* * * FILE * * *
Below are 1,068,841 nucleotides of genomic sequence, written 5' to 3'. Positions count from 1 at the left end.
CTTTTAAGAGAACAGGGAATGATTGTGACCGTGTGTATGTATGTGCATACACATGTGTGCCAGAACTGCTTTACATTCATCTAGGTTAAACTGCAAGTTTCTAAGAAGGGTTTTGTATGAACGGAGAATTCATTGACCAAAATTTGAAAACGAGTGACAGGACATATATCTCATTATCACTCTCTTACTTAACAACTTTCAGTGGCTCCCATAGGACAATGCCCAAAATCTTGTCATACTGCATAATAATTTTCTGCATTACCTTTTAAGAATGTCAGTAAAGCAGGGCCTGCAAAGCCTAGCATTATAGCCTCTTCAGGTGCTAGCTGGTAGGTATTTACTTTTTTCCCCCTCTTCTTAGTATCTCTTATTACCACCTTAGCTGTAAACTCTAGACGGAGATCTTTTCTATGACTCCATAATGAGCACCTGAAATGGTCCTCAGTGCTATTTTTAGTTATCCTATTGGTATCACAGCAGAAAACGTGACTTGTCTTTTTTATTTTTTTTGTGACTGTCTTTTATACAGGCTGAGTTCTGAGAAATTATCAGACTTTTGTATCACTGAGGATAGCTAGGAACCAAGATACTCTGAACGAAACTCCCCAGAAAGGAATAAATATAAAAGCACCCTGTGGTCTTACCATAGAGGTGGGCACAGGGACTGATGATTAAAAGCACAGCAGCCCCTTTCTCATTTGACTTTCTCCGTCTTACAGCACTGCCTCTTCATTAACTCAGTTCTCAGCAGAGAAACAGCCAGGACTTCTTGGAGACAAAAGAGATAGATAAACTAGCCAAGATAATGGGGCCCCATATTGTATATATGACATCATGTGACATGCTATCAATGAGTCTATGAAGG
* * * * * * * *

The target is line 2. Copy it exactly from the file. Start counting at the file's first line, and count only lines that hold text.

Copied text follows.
CTTTTAAGAGAACAGGGAATGATTGTGACCGTGTGTATGTATGTGCATACACATGTGTGCCAGAACTGCTTTACATTCATCTAGGTTAAACTGCAAGTTTCTAAGAAGGGTTTTGTATGAACGGAGAATTCATTGACCAAAATTTGAAAACGAGTGACAGGACATATATCTCATTATCACTCTCTTACTTAACAACTTTCAGTGGCTCCCATAGGACAATGCCCAAAATCTTGTCATACTGCATAATAATTTTCTGCATTACCTTTTAAGAATGTCAGTAAAGCAGGGCCTGCAAAGCCTAGCATTATAGCCTCTTCAGGTGCTAGCTGGTAGGTATTTACTTTTTTCCCCCTCTTCTTAGTATCTCTTATTACCACCTTAGCTGTAAACTCTAGACGGAGATCTTTTCTATGACTCCATAATGAGCACCTGAAATGGTCCTCAGTGCTATTTTTAGTTATCCTATTGGTATCACAGCAGAAAACGTGACTTGTCTTTTTTATTTTTTTTGTGACTGTCTTTTATACAGGCTGAGTTCTGAGAAATTATCAGACTTTTGTATCACTGAGGATAGCTAGGAACCAAGATACTCTGAACGAAACTCCCCAGAAAGGAATAAATATAAAAGCACCCTGTGGTCTTACCATAGAGGTGGGCACAGGGACTGATGATTAAAAGCACAGCAGCCCCTTTCTCATTTGACTTTCTCCGTCTTACAGCACTGCCTCTTCATTAACTCAGTTCTCAGCAGAGAAACAGCCAGGACTTCTTGGAGACAAAAGAGATAGATAAACTAGCCAAGATAATGGGGCCCCATATTGTATATATGACATCATGTGACATGCTATCAATGAGTCTATGAAGG